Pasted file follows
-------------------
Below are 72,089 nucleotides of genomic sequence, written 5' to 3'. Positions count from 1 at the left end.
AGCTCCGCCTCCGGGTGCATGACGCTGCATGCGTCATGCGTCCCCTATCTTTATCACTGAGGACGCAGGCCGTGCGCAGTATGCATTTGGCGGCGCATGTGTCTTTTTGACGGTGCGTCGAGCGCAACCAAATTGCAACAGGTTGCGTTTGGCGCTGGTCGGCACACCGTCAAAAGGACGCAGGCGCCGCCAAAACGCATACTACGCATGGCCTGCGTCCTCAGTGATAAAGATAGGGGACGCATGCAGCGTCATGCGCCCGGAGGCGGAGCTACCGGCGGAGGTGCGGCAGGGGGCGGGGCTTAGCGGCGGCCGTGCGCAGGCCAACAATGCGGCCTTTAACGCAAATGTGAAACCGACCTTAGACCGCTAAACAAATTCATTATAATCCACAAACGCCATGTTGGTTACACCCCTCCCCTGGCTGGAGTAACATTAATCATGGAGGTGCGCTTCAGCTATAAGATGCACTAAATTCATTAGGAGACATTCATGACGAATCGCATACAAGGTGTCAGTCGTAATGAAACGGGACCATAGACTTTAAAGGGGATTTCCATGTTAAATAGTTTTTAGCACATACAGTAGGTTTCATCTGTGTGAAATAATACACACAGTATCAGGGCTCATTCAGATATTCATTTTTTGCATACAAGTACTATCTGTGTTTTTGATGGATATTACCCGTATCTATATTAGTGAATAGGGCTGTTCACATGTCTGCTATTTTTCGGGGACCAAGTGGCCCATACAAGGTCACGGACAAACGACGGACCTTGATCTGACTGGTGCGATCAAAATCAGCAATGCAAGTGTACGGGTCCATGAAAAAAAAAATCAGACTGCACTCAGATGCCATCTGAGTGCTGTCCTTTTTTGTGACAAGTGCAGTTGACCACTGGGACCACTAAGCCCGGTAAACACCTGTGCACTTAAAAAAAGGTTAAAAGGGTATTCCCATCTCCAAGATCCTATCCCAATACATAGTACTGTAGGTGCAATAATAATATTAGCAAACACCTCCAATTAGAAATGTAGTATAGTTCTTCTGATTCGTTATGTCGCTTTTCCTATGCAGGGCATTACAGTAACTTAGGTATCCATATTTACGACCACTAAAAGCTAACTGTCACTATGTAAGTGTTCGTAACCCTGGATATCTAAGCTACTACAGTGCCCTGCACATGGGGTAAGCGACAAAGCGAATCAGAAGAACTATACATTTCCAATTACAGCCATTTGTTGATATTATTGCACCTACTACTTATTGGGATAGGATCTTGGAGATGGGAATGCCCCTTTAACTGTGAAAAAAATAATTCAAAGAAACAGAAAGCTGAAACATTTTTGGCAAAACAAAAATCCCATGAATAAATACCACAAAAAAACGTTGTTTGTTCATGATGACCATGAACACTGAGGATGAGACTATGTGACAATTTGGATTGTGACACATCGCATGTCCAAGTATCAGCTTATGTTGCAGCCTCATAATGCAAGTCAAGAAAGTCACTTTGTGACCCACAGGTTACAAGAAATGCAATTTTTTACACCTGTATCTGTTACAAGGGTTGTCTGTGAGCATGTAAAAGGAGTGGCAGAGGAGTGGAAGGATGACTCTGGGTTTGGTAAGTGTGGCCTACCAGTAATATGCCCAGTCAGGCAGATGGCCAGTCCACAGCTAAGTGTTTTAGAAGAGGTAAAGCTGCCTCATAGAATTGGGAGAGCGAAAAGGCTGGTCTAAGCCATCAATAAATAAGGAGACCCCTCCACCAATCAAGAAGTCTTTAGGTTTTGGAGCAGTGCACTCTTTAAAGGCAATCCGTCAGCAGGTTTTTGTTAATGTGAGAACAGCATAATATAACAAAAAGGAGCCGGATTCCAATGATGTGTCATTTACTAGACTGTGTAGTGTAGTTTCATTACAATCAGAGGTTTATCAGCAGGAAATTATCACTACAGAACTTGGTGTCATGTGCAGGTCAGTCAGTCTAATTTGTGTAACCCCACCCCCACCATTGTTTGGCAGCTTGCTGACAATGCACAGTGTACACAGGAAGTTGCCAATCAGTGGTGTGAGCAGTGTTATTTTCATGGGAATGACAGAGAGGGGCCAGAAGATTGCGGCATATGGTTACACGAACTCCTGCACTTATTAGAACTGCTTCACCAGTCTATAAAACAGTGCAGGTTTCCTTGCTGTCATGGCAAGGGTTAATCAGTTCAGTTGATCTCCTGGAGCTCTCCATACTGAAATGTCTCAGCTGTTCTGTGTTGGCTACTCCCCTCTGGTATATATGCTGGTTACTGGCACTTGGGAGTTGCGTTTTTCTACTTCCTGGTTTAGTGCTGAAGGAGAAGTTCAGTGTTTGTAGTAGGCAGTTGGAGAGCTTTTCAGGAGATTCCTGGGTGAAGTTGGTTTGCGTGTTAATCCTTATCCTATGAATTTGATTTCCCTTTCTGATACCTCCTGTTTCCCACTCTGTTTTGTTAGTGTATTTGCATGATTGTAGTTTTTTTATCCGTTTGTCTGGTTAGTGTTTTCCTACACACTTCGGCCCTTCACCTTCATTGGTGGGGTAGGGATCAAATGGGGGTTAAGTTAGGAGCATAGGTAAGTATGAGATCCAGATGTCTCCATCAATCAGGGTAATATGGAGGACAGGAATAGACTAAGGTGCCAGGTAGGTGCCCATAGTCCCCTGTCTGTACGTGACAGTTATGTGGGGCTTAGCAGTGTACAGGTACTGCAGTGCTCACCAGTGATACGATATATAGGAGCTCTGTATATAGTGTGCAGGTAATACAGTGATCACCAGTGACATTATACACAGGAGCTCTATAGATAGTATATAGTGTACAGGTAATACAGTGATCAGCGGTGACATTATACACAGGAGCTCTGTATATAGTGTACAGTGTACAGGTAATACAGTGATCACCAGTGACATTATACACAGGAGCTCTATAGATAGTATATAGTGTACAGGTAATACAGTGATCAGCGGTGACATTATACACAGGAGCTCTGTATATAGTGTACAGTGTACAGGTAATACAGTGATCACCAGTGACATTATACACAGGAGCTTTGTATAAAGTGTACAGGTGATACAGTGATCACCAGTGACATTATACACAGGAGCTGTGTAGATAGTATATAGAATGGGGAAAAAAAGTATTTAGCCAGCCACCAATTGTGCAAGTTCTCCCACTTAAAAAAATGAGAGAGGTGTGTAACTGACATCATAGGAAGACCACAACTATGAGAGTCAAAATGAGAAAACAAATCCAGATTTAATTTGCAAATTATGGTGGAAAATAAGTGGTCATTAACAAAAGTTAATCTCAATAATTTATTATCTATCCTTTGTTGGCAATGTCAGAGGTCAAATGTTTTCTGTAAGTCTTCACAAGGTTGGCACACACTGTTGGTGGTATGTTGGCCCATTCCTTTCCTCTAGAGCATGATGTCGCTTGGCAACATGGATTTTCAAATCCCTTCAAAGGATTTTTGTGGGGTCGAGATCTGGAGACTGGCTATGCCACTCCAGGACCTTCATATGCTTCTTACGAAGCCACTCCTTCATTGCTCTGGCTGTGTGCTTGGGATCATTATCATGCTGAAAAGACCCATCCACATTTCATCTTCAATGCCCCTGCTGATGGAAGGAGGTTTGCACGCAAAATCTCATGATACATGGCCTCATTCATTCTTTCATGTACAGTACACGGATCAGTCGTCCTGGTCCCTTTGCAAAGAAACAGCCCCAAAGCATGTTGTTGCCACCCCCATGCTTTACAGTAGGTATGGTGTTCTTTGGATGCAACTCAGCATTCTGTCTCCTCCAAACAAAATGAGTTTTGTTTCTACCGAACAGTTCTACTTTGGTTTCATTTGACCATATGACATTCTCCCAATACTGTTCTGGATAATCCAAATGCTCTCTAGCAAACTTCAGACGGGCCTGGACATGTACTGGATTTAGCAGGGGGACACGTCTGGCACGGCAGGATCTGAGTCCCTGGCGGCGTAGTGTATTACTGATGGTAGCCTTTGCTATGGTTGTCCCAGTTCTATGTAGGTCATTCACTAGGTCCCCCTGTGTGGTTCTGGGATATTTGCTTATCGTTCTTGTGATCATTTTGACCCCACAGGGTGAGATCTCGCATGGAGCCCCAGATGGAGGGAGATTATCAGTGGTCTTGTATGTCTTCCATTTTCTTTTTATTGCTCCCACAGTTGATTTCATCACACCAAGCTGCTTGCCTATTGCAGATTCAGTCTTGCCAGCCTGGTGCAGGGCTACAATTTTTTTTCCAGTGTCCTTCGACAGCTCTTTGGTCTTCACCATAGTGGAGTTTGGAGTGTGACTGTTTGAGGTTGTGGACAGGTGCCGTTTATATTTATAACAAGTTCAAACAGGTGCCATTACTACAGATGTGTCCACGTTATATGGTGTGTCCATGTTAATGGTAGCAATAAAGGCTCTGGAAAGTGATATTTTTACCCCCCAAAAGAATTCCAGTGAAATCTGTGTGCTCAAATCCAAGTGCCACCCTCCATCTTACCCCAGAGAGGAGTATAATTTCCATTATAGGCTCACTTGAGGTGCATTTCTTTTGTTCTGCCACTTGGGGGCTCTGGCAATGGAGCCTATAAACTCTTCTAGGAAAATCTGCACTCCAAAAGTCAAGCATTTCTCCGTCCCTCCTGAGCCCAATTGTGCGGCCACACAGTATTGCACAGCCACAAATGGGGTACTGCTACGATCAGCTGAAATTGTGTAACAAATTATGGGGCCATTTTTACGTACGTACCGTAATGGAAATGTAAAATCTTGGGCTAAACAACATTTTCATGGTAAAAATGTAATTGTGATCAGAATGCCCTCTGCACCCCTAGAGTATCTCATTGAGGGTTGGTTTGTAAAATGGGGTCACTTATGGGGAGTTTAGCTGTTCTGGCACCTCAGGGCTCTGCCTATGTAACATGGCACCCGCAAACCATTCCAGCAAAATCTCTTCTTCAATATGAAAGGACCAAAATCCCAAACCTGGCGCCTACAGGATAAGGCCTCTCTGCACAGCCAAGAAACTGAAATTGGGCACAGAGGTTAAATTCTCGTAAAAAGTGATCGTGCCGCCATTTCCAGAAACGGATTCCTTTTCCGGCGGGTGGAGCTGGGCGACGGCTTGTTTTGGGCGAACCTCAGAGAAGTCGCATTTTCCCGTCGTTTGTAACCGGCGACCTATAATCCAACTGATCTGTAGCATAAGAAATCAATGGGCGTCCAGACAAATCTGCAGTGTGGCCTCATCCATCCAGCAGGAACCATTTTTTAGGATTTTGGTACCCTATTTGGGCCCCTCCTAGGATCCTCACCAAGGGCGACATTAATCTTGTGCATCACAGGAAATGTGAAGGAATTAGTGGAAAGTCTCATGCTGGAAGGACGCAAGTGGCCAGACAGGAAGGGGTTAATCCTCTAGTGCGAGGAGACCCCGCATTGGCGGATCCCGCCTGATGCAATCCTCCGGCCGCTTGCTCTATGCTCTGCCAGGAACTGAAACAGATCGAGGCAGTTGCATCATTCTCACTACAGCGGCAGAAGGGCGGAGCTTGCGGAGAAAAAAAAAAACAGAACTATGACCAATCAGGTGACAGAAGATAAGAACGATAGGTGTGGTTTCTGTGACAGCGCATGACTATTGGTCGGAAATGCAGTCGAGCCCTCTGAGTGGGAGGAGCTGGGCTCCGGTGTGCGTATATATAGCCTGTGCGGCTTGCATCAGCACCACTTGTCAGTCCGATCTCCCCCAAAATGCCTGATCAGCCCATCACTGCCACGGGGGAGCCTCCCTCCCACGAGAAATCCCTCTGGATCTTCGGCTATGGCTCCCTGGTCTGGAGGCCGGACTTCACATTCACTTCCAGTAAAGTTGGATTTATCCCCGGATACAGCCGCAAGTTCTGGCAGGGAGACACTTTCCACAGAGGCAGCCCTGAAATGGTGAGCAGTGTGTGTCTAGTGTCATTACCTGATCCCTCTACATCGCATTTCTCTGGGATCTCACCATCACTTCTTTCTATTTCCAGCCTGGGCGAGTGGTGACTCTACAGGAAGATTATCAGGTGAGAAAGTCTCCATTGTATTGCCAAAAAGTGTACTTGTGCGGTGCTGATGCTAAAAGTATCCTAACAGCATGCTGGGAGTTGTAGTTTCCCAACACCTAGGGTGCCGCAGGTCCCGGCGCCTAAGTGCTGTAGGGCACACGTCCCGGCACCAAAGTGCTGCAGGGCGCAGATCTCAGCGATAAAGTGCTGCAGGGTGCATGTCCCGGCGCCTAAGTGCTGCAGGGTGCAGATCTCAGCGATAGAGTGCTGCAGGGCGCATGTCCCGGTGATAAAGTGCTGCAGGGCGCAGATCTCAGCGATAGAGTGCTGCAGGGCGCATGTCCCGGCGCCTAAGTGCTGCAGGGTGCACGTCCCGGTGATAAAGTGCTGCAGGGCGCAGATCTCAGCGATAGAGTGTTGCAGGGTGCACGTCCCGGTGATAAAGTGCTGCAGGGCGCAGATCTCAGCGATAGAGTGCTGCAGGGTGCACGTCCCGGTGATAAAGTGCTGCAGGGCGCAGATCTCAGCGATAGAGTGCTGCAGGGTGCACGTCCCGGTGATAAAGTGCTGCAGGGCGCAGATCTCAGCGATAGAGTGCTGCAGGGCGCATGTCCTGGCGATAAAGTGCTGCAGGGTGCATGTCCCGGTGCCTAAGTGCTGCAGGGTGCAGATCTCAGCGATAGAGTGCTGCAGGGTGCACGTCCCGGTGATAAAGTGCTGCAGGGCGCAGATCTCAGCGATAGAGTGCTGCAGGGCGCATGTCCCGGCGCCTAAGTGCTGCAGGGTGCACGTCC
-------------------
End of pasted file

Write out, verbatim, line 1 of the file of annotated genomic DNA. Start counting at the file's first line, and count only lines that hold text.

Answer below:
Below are 72,089 nucleotides of genomic sequence, written 5' to 3'. Positions count from 1 at the left end.